Thursday, September 6, 2012

Training a Giant in a Mid-Size Dog Sport

Agility is a sport designed for Border Collies, Aussies, Labs, perhaps Corgis, Papillons, and a few other breeds. It is not, was never, will never be designed for the giant dog. That does not mean that your giant dog cannot participate and even succeed. What this means is, you just have a different process to observe than will someone with a small to medium sized dog. Here are a few important points to remember:

General rules:

  • Seek out an experienced, knowledgeable, experienced trainer. What does that mean? Well, quite frankly, have they accomplished high level/championship titles with any dog? What level are they competing? How long have they been participating in the sport? How were they trained? Observe classes. Don't be afraid to walk away from a trainer/facility if they don't want you to audit classes and ask questions. Does this person continue their training education? Agility is changing all the time - true, the obstacles don't, but somebody somewhere is always coming up with new ideas about how to train an issue, obstacle, or criteria. CE is really important for any educator.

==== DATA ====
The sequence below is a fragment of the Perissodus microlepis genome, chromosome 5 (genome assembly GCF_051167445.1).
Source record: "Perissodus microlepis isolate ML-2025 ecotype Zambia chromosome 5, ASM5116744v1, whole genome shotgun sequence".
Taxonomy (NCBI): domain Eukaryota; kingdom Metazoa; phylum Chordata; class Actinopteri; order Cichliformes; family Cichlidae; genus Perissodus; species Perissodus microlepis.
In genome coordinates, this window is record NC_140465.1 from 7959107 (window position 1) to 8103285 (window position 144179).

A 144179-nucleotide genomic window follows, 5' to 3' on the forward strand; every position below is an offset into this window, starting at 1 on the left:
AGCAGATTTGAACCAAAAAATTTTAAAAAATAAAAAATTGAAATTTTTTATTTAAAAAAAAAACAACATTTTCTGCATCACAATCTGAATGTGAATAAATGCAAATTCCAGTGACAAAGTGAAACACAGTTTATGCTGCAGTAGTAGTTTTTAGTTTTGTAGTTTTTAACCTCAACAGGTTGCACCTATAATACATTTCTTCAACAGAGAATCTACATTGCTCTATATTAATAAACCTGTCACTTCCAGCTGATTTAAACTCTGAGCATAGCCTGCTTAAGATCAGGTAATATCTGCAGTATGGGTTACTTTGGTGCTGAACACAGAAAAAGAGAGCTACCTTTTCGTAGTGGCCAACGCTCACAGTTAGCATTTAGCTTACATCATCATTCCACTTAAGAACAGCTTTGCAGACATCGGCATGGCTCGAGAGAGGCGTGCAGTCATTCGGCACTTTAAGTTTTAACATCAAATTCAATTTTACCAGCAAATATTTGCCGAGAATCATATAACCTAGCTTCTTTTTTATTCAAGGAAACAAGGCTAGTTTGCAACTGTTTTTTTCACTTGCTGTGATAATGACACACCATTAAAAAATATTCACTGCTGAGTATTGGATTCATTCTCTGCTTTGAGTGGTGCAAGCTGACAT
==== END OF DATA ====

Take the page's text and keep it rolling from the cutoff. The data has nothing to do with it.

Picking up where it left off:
• What venue(s) are you interested in competing in? If you're uncertain, do your homework then come back to this question. A trainer should be at least fairly familiar with the different venues available for competition. E.g. My obedience trainer is aware of basic differences in UKC and AKC obedience classes. Therefore, if I were to have an interest in competing in UKC, she could help me to be better prepared. 
  • What is your goal? Do you know yet? Often people start agility with the goal of just learning and seeing if they like it. Does their dog like it. You don't have to start thinking, "I'm going to earn a MACH/C-ATCH/NATCH." But if you want to just play with your dog, is your trainer understanding of that and willing to give you his/her best anyway? This can be important too. 
  • Safety. Agility can be a danger to you and your pet if you're not careful and follow safety rules. Is the class/environment safe and does the instructor focus on safety for you, your classmates, and the dogs? If not, find another place to train. 
  • Should you choose to become competitive once your training reaches that level, does the trainer or facility offer options to help you? For instance, do they have fun matches or offer help in filling out your first trial entry forms? Do they host seminars and other training events to help you increase your knowledge? 
Giant rules: 
  • What breeds does the trainer have experience with?